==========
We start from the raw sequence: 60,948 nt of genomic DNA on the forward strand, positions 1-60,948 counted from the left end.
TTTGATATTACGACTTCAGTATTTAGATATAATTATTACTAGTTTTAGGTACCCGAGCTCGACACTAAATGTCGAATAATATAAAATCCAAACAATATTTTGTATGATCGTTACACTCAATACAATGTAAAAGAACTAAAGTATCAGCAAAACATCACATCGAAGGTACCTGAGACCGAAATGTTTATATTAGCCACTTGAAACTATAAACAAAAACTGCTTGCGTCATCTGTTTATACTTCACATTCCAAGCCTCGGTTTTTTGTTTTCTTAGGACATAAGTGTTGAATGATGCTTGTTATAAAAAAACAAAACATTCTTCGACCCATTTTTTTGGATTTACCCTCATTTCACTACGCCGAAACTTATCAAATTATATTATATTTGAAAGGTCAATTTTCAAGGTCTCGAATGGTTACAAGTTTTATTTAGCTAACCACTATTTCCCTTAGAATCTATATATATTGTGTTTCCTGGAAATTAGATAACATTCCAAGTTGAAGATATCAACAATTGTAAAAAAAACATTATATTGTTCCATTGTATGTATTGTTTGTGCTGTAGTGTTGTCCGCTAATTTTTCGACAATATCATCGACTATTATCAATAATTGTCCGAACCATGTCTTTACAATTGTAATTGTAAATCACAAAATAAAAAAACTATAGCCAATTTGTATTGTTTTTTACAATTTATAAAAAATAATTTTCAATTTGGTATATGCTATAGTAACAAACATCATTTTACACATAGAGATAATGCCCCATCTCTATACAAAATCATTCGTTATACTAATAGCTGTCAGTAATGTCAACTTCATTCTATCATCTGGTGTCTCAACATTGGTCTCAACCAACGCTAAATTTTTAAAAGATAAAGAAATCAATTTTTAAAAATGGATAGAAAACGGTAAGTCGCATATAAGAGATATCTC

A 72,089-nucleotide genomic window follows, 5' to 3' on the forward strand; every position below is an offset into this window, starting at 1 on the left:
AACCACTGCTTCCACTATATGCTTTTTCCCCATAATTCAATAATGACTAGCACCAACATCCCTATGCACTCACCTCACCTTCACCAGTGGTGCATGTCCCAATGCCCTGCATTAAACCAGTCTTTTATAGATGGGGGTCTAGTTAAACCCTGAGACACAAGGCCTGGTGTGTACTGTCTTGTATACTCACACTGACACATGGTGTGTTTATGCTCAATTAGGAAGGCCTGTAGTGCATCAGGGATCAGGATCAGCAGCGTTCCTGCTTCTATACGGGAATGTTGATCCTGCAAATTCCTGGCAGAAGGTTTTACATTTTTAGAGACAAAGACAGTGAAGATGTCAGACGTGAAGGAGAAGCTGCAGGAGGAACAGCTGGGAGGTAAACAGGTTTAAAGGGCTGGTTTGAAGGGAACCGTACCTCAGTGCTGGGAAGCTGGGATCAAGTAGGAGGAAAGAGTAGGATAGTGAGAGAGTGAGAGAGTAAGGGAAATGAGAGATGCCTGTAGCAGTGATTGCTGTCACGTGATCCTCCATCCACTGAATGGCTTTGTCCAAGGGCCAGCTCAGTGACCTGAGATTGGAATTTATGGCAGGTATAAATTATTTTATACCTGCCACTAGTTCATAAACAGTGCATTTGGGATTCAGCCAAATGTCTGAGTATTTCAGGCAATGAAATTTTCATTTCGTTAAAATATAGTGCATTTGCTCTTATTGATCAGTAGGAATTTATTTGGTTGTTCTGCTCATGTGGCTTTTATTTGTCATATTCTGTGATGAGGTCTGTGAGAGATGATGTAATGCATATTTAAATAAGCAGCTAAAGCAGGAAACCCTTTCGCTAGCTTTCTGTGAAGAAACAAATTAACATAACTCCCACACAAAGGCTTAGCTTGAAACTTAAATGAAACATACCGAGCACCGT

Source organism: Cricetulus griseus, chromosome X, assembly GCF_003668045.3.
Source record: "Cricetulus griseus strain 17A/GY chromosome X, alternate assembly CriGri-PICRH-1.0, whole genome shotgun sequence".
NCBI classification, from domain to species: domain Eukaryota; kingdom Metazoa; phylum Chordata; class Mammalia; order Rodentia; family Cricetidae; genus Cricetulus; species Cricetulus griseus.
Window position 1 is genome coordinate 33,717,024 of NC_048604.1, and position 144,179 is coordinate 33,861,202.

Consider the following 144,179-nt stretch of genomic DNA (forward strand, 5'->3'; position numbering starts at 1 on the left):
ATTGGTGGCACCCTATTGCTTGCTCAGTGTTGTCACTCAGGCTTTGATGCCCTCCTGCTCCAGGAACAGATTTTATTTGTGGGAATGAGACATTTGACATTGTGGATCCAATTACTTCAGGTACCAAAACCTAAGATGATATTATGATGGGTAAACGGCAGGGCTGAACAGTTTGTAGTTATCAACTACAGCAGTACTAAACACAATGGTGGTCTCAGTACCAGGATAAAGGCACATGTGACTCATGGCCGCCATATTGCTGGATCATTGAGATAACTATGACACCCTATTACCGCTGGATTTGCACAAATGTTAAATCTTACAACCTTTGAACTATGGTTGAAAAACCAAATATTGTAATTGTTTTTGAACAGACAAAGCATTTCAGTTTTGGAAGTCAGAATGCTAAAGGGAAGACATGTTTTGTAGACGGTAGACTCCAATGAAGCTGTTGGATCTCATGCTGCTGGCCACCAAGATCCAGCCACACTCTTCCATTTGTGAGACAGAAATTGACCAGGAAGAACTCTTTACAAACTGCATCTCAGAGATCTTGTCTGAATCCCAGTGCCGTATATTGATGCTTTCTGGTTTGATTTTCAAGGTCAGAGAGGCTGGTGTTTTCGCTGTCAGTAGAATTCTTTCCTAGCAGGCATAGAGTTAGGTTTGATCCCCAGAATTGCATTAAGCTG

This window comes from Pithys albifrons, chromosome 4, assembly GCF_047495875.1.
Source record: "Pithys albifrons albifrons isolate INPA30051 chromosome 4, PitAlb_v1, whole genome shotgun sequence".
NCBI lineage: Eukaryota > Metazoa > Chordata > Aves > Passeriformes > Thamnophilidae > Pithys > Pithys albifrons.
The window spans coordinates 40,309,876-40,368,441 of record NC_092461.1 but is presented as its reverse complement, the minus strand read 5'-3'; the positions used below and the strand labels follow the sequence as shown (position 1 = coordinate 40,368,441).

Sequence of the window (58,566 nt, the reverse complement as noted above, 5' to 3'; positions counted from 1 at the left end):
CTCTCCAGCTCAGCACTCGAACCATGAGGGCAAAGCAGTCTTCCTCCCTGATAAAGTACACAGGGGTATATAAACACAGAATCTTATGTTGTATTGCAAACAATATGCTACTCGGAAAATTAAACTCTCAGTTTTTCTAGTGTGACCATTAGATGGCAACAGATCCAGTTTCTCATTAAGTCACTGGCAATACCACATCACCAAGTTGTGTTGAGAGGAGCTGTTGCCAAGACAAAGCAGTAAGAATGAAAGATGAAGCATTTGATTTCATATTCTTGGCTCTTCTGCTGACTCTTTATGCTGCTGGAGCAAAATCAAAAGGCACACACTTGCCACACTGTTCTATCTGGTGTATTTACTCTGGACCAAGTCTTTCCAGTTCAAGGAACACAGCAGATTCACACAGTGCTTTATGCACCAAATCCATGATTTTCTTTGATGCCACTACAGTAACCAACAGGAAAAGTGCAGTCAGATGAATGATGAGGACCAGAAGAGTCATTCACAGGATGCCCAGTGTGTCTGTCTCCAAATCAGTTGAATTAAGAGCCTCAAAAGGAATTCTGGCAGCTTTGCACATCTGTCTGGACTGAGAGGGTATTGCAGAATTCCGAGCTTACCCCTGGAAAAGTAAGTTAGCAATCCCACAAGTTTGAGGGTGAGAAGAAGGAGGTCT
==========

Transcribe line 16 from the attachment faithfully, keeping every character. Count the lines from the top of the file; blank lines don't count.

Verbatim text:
CTCTCCAGCTCAGCACTCGAACCATGAGGGCAAAGCAGTCTTCCTCCCTGATAAAGTACACAGGGGTATATAAACACAGAATCTTATGTTGTATTGCAAACAATATGCTACTCGGAAAATTAAACTCTCAGTTTTTCTAGTGTGACCATTAGATGGCAACAGATCCAGTTTCTCATTAAGTCACTGGCAATACCACATCACCAAGTTGTGTTGAGAGGAGCTGTTGCCAAGACAAAGCAGTAAGAATGAAAGATGAAGCATTTGATTTCATATTCTTGGCTCTTCTGCTGACTCTTTATGCTGCTGGAGCAAAATCAAAAGGCACACACTTGCCACACTGTTCTATCTGGTGTATTTACTCTGGACCAAGTCTTTCCAGTTCAAGGAACACAGCAGATTCACACAGTGCTTTATGCACCAAATCCATGATTTTCTTTGATGCCACTACAGTAACCAACAGGAAAAGTGCAGTCAGATGAATGATGAGGACCAGAAGAGTCATTCACAGGATGCCCAGTGTGTCTGTCTCCAAATCAGTTGAATTAAGAGCCTCAAAAGGAATTCTGGCAGCTTTGCACATCTGTCTGGACTGAGAGGGTATTGCAGAATTCCGAGCTTACCCCTGGAAAAGTAAGTTAGCAATCCCACAAGTTTGAGGGTGAGAAGAAGGAGGTCT